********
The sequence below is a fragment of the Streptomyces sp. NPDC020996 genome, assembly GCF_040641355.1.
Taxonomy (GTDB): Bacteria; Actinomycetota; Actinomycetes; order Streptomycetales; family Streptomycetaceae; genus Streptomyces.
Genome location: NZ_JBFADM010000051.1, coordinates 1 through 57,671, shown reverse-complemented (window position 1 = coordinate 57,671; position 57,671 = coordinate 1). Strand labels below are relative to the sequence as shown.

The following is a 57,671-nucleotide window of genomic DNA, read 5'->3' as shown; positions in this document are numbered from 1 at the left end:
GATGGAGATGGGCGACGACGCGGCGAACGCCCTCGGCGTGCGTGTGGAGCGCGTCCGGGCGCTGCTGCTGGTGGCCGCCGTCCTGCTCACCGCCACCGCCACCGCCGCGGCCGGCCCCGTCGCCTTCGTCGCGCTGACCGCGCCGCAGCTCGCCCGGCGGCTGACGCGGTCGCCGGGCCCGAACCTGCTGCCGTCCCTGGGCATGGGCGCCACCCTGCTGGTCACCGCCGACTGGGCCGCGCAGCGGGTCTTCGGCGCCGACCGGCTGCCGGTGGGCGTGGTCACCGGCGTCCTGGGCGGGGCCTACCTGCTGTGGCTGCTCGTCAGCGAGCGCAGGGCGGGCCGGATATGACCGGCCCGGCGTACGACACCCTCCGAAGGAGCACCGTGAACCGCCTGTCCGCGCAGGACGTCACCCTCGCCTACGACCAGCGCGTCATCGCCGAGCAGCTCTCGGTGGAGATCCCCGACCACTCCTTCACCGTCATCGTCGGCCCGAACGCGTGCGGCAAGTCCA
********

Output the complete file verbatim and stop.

The sequence below is a fragment of the Streptomyces sp. NPDC020996 genome, assembly GCF_040641355.1.
Taxonomy (GTDB): Bacteria; Actinomycetota; Actinomycetes; order Streptomycetales; family Streptomycetaceae; genus Streptomyces.
Genome location: NZ_JBFADM010000051.1, coordinates 1 through 57,671, shown reverse-complemented (window position 1 = coordinate 57,671; position 57,671 = coordinate 1). Strand labels below are relative to the sequence as shown.

The following is a 57,671-nucleotide window of genomic DNA, read 5'->3' as shown; positions in this document are numbered from 1 at the left end:
GATGGAGATGGGCGACGACGCGGCGAACGCCCTCGGCGTGCGTGTGGAGCGCGTCCGGGCGCTGCTGCTGGTGGCCGCCGTCCTGCTCACCGCCACCGCCACCGCCGCGGCCGGCCCCGTCGCCTTCGTCGCGCTGACCGCGCCGCAGCTCGCCCGGCGGCTGACGCGGTCGCCGGGCCCGAACCTGCTGCCGTCCCTGGGCATGGGCGCCACCCTGCTGGTCACCGCCGACTGGGCCGCGCAGCGGGTCTTCGGCGCCGACCGGCTGCCGGTGGGCGTGGTCACCGGCGTCCTGGGCGGGGCCTACCTGCTGTGGCTGCTCGTCAGCGAGCGCAGGGCGGGCCGGATATGACCGGCCCGGCGTACGACACCCTCCGAAGGAGCACCGTGAACCGCCTGTCCGCGCAGGACGTCACCCTCGCCTACGACCAGCGCGTCATCGCCGAGCAGCTCTCGGTGGAGATCCCCGACCACTCCTTCACCGTCATCGTCGGCCCGAACGCGTGCGGCAAGTCCA